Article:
According to Ms. Casey, a disability is like an “elephant” living in human society – a taboo term that people avoid talking about. When discussing disabilities, there are a variety of random classifications, from physical to psychological and intellectual, from less severe to more severe, and whether or not the condition is congenital or the result of an accident. In addition, corporate activities emphasize profits, but businesses do not know about the positive effects of hiring persons with disabilities, so most managers do not make the effort.
Disabilities are all around us. Many people have psychological or physical disabilities as a result of an accident or illness. It is said that one in four families in Europe includes a person with a disability. Many NGOs and other organizations are working in various ways to promote social participation by persons with disabilities, but understanding still lags. What, then, can the rest of us do?
Ms. Casey says the important thing is international leadership by the business community. Businesses need to create accurate data regarding persons with disabilities and the potential they possess, understand that data, and then lead the way toward an inclusive society.
The Valuable 500 international initiative
Ms. Casey is the founder and creator of The Valuable 500, an unprecedented initiative to have the CEOs of 500 globally influential companies pledge to create workplace environments in which persons with disabilities can work freely. She notes that the project’s aim is to remove barriers to the hiring of persons with disabilities, and to take the most effective approach to achieving this.
The Valuable 500 was launched by Ms. Casey at the 2019 World Economic Forum in Davos, Switzerland, in January 2019 at a press conference on “The Case for Disability Inclusion.” The initiative seeks to have business leaders themselves take the lead in transforming workplaces so that persons with disabilities can make full use of their individual talents. Currently, roughly 240 companies from around the world are participating.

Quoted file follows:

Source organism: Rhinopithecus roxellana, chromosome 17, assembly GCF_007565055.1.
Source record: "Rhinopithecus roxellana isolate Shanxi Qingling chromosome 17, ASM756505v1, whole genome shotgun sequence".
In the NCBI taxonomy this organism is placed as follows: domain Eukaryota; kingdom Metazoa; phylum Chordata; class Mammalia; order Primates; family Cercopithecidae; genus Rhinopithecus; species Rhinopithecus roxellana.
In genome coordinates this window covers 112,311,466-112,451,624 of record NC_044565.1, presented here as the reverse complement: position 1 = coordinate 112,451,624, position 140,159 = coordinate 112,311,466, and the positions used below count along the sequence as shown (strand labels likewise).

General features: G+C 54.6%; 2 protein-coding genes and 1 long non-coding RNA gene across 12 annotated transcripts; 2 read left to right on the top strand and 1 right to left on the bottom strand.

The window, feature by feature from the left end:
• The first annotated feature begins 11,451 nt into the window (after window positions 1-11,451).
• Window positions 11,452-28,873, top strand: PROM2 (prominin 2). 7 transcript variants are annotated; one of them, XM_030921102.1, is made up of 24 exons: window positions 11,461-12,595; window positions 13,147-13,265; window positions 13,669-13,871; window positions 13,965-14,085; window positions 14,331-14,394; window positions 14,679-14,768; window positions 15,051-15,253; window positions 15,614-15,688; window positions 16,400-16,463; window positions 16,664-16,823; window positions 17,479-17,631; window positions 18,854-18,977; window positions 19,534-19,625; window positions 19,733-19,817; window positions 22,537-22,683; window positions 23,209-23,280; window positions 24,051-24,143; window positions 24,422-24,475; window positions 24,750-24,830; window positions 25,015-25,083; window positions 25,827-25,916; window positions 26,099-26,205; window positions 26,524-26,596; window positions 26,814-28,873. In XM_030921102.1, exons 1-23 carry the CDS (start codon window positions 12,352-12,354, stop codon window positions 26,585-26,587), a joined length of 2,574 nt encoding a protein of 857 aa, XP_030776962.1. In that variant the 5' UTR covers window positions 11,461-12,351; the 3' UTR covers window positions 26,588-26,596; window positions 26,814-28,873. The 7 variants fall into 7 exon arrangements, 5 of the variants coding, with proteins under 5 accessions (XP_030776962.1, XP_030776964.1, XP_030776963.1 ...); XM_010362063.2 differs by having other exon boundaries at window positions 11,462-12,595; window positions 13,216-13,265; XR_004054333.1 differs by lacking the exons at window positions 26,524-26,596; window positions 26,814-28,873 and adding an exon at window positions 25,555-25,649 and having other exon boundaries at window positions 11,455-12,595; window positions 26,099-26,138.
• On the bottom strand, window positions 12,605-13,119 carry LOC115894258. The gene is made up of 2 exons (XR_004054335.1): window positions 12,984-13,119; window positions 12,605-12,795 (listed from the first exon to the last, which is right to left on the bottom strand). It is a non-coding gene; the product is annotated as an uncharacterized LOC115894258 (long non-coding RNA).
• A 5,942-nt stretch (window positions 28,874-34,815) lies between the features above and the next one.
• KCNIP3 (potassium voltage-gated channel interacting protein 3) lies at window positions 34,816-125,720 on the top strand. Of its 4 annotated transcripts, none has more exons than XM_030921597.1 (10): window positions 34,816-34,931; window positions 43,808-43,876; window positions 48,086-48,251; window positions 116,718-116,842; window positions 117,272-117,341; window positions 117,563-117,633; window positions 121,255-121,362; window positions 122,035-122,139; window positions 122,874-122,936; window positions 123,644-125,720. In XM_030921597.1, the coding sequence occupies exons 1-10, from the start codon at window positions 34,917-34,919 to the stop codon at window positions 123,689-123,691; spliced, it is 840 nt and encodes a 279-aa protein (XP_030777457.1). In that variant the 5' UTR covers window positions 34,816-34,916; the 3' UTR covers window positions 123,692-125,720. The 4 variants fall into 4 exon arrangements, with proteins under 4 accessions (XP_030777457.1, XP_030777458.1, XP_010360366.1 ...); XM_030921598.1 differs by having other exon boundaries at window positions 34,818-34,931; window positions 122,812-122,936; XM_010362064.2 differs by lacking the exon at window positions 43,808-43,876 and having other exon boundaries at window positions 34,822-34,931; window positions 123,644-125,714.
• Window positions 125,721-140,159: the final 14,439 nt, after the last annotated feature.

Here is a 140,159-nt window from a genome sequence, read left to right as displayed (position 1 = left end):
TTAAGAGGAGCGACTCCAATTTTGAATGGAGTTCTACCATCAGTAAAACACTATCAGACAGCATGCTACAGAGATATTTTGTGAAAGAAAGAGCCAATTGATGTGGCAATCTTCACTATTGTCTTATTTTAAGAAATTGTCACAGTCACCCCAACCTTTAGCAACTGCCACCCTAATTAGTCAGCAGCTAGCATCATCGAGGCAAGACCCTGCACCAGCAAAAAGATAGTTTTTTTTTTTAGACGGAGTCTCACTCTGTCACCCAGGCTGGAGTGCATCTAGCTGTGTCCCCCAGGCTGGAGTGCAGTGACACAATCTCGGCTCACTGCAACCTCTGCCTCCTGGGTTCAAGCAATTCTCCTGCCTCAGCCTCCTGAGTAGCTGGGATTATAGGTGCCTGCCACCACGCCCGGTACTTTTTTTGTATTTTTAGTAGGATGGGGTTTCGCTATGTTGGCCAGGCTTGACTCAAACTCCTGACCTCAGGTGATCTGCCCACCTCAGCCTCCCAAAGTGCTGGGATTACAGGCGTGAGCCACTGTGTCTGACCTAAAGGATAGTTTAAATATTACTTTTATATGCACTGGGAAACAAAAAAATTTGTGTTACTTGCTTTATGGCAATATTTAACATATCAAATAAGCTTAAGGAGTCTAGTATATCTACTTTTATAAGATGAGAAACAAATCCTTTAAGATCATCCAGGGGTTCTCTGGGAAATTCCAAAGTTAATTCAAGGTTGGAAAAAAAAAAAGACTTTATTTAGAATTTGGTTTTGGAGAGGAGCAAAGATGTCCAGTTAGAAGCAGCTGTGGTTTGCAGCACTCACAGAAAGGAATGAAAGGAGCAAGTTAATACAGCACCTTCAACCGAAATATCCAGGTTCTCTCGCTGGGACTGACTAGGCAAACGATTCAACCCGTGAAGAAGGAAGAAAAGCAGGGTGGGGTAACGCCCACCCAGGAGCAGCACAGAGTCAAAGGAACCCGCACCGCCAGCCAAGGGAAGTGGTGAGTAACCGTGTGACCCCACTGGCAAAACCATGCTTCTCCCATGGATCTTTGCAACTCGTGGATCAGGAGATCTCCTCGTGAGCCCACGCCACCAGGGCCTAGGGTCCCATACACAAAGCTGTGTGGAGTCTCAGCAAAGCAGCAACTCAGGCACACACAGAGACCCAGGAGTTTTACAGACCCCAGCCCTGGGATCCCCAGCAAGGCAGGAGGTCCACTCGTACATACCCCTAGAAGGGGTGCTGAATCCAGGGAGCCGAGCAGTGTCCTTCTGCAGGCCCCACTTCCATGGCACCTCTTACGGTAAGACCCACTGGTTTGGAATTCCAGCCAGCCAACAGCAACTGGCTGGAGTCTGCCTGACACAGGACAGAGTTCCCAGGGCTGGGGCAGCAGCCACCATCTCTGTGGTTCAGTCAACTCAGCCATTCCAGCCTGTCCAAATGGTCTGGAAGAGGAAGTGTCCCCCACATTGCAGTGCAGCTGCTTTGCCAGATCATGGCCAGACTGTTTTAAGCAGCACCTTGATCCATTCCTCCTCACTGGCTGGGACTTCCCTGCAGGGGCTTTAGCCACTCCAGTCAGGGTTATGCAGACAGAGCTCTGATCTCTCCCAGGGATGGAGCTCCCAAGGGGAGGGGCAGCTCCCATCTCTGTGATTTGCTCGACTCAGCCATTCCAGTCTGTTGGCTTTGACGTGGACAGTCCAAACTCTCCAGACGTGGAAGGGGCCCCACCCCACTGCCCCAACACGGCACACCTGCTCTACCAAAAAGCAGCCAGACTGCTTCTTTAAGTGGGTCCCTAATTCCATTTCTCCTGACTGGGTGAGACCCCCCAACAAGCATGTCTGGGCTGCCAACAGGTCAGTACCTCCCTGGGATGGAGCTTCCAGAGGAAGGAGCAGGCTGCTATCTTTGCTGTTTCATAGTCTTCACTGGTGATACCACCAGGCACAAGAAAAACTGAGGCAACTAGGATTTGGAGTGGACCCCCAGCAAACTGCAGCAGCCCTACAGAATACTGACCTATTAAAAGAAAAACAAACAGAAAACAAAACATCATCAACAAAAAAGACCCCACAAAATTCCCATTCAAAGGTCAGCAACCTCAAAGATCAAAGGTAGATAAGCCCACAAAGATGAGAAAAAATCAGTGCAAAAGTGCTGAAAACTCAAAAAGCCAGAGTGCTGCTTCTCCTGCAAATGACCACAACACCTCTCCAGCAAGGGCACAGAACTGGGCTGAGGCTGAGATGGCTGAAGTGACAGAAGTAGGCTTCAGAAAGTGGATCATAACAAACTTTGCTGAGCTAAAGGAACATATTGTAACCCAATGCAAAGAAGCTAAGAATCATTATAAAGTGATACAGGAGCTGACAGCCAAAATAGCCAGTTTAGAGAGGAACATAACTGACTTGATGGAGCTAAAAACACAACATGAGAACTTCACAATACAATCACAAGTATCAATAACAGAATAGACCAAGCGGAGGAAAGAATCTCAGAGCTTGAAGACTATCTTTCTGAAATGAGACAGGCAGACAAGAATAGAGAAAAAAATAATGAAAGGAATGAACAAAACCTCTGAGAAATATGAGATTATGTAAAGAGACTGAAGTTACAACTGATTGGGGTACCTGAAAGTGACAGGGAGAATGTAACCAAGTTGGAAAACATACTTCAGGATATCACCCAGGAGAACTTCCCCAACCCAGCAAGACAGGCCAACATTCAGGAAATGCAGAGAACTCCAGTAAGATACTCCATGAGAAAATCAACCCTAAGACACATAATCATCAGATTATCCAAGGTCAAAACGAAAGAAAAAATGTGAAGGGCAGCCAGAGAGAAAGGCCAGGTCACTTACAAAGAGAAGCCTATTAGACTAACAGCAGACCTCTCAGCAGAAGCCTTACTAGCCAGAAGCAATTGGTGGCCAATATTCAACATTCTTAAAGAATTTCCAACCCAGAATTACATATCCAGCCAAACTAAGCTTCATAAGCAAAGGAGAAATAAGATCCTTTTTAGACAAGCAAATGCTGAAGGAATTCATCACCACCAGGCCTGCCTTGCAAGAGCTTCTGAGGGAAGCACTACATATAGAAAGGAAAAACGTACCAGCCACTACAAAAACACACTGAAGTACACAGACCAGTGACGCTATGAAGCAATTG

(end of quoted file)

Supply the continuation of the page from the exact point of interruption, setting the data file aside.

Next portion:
Ms. Casey notes that one of the reasons CEOs have agreed to participate is that she does not take “no” for an answer. There are also cases where repeated persuasion, both intellectual and emotional, proves effective. Along with being business leaders, these people are also mothers and fathers, sisters and brothers, and they can be expected to understand what it would be like to have a member of their family not have the opportunity to work because of a disability. At the same time, the initiative seeks to present hard data that clearly shows the major opportunities for businesses. In addition to corporate social responsibility (CSR) activities, there is much data that shows how hiring persons with disabilities contributes to a company’s brand and sales.
Ms. Casey adds that persons with disabilities do not think negatively of their disabilities, but view them as a positive “difference.” They want to use their skills in society, and she believes this positive energy is bearing fruit. The reason for the name The Valuable 500 is that the project is designed to create value for society and customers.
Ms. Casey describes “true inclusion” as people believing that they belong and can be themselves. Of course, there can be differences in ways of thinking and opinions, but labels like men and women, Japanese and Irish, and persons with disabilities and persons without disabilities are not necessary. The important things are to have mutual respect and to provide space.
How should we address the “elephant” of disability? The key to achieving an inclusive society in which anyone can actively participate is for us as individuals, in addition to companies, to change our way of thinking.
Photographs by Shiori Sato unless otherwise noted
Public Relations Team
The Nippon Foundation